Misconceptions About Me



- I'm very smart:
     -Nope.  Just average (depending on your testing pool), but really just average.

- I don't wear makeup:
     -I wear a bit of concealer and some translucent powder.  If I'm feeling like a corpse, I'll put on a touch of lipstick.  For fancy occasions I wear mascara and maybe even some eyeliner.

- I'm stuck up:
     -Not even a little bit.  Most of the time I just feel awkward and don't know what to say or I'm waiting to be invited to the group instead of just joining in. Or if you're talking to me, I can't hear you, 'cuz of the deaf thing.

- I'm always frowning/sour faced:
     -Unfortunately I have really great resting bitch face.

- I'm a prude:
     -Not at all.  I'm just choosy about who I open up to.

- I have my shit together:
     -Only a little bit.  Sometimes.  Mostly just bumbling through.

- I'm very private:
     -Not really.  Ask me direct question and I'm going to answer truthfully.  If I can't, I'll usually just say I'm not ready to talk about it or I'm not going to answer.

- I love kids:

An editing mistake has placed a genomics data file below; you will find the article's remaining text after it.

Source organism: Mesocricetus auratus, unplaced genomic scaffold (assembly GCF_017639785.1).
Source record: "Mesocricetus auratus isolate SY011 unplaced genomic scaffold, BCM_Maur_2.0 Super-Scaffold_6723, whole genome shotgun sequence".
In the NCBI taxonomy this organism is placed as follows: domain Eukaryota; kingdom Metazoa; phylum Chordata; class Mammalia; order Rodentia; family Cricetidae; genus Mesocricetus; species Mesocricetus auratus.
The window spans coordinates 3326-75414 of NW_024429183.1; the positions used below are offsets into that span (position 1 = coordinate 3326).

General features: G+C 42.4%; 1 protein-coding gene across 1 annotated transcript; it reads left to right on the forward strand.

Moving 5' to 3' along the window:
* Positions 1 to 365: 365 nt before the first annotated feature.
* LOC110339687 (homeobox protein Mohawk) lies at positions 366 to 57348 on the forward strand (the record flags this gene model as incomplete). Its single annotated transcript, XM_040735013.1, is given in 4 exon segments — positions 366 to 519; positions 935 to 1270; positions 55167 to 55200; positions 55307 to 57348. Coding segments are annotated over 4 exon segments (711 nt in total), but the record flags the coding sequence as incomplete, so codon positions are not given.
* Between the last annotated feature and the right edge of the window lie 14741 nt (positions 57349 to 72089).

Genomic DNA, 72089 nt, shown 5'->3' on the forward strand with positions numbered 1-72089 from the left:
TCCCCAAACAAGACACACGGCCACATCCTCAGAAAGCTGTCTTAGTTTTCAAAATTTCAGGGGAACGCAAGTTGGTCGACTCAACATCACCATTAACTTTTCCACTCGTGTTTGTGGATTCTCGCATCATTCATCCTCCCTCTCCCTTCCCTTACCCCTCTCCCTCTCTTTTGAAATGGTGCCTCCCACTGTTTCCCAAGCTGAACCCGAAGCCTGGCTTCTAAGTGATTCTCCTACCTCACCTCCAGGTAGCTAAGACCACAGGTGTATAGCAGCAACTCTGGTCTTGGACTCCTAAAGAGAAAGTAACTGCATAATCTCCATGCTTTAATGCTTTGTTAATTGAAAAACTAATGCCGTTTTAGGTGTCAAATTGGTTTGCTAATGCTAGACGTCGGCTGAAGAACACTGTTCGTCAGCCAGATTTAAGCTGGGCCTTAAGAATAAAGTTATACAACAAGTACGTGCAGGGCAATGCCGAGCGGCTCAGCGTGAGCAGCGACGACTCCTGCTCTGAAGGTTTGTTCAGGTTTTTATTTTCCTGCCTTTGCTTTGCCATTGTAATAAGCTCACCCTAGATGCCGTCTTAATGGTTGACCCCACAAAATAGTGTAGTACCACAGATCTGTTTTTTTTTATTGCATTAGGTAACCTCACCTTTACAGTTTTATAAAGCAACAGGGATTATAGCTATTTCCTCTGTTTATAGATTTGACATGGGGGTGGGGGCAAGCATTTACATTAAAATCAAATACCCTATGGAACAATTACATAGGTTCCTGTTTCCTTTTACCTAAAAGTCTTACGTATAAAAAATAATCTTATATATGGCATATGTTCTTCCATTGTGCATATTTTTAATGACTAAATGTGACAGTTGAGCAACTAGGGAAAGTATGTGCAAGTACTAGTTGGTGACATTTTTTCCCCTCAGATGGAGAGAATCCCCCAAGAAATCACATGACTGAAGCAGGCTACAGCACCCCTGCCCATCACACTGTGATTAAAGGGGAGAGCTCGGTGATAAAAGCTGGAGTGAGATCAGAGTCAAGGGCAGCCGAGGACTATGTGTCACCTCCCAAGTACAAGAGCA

-Not all of them.

- I'm really patient:
     -Just good at faking it.



Cats are Weird: Staring at the Wall

Sometimes when I go into a dark room, I discover Isabelle sitting there, her face a half an inch from the wall, just staring.  This is not "She's a cat and was watching lint" staring, but the "Um, did I just walk in on the Kitty Witch Project?" kind of staring.




Does anybody else have a cat that does this?




Stupid Chick-Lit Book:

So I'm a voracious reader.  I have been in love with reading ever since I successfully read "Go, Dog, Go!" by myself.
My tastes range far and wide, and I'm not snobbish about giving books a chance.  I love all kinds of books - from chick-lit to medical history to biography to mystery.

Occasionally I come across a book that really pisses me off.
Today, we are going to discuss ones of those books.
Ladies and gents, I give you:

White Girl Problems, "by" "Babe Walker" - brought to us by Hyperion Publishing:



I randomly saw it on the shelf and thought "ha ha...funny..." total chick-lit/faux memoir - what it would be like if Sydney Andrews wrote a memoir.  Fun.
I honestly did not give two pieces of crap if the "memoir" part was entirely fictionalized or not.  Don't care.  Just want to be entertained.
And while I wasn't particularly enjoying the story and was already ripping apart the writing, I was still reading it. And then I discovered a huge, glaring error in continuity and the writer in me went from eye rolling at poor writing to "oh, hell no!" on my internal shit-o-meter.  



Let's take a look at Chapter 1, Page 6:

Okay, so Babe's grandmother Tai Tai left her at the store on her first birthday, and this inspired Babe's father to hire Mabinty, the Jamaican nurse to watch her.  Okay.


Now let's take a look at Chapter 3, Page 28:

Oh, she was hired when you were two days old, not a year old?


So which is it, because there's 363 days difference between the two, you know.